He simply did not do that. He specifically said that homosexuality was a sin and that he did not support a redefinition of marriage.

I believe that you misrepresent what he said.

Dave Miller said...

While I think you misrepresented Jonathan Merritt, I appreciated the post.

mike fox said...

good post; i didn't get the sense that merritt was saying what you think was, but perhaps i'm influenced by the fact that i'm hoping he wasn't endorsing homosexuality. still, i thought he opposed the act but sort of endorsed the fact that we christians must somehow demonstrate love to the people.

still, i like what you're saying about sex dominating our verbiage. good grief, baptist megachurch pastors will do anything to get people without preaching the gospel.

Tim G said...

Great job. You always take discussions to new heights! You are appreciated!

Baptist Theologue (Mike Morris) said...

Maybe LifeWay will determine how many hours the average Southern Baptists spends watching television. My assumption is that the world has adversely influenced our pulpits and Sunday School classes because so many of us watch so much TV and browse the wrong things on the computer. Satan could not have invented better tools to infiltrate our homes. I have no statistics in front of me, but I sense that many TV programs that our folks watch promote sexual fulfillment (usually outside of marriage) as the ultimate goal of life. I think we need to stress that Christianity is a 24/7 commitment rather than a one-hour commitment on Sunday morning. I was hoping that the economic downturn would be a wake-up call that would spur revival among Southern Baptists as they sense God's judgment on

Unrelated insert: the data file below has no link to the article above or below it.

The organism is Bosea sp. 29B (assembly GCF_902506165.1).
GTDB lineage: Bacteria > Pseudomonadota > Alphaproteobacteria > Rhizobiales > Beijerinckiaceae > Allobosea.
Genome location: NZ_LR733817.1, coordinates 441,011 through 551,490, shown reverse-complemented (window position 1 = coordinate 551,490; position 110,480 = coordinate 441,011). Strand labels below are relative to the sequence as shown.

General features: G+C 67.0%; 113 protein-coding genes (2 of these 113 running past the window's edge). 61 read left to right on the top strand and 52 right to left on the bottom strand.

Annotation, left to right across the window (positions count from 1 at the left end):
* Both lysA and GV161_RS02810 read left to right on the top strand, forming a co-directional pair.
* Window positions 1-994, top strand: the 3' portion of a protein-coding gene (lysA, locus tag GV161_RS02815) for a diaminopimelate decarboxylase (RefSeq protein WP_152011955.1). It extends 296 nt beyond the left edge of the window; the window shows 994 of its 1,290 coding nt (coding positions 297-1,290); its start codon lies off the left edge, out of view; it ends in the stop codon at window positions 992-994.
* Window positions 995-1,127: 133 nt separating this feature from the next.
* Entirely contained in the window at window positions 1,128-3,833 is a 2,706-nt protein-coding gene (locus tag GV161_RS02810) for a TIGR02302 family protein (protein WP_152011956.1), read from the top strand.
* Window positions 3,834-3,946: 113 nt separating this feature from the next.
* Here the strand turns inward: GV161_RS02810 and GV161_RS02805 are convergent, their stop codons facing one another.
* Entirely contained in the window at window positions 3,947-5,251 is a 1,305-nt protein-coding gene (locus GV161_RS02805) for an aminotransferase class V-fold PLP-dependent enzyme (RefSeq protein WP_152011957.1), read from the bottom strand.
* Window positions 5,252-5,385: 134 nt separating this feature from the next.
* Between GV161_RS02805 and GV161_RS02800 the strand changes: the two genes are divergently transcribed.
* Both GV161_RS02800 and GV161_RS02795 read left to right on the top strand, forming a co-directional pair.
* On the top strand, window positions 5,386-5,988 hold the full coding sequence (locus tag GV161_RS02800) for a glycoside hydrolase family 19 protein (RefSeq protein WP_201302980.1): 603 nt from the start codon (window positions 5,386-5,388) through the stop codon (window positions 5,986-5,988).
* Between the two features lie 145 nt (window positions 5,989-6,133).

America, but such has not yet happened. We have squandered the financial resources of our nation, and we have also squandered the relatively high moral standards that used to be prevalent in our nation. I confess to being pessimistic about the future of America. Even professing Christians seem more interested in sex than Jesus. That's idolatry, isn't it?

Anonymous said...

Great post.

Our culture and many of our churches have become over sexualized.

I appreciate the discussion and candor of our current generation. I do not at all want a return to Victorian standards. But I don't care for the obsession with this topic.

Augustine may be one of the best human examples from whom we can learn.

The C.S. Lewis quote was excellent, too. As was Bob Cleveland's comment.


Chris Gilliam said...

Thanks Bart.

Bart Barber said...

If I read him correctly, he was not endorsing same-sex marriage, but was endorsing the major line of argumentation for civil unions, viz., the acknowledgement of homosexual couples as couples with the same probate status or HIPPAA status as a spouse.

Bart Barber said...

For some reason none of these comments came to me by email. And I've been out of town. So I apologize for not responding at all until now.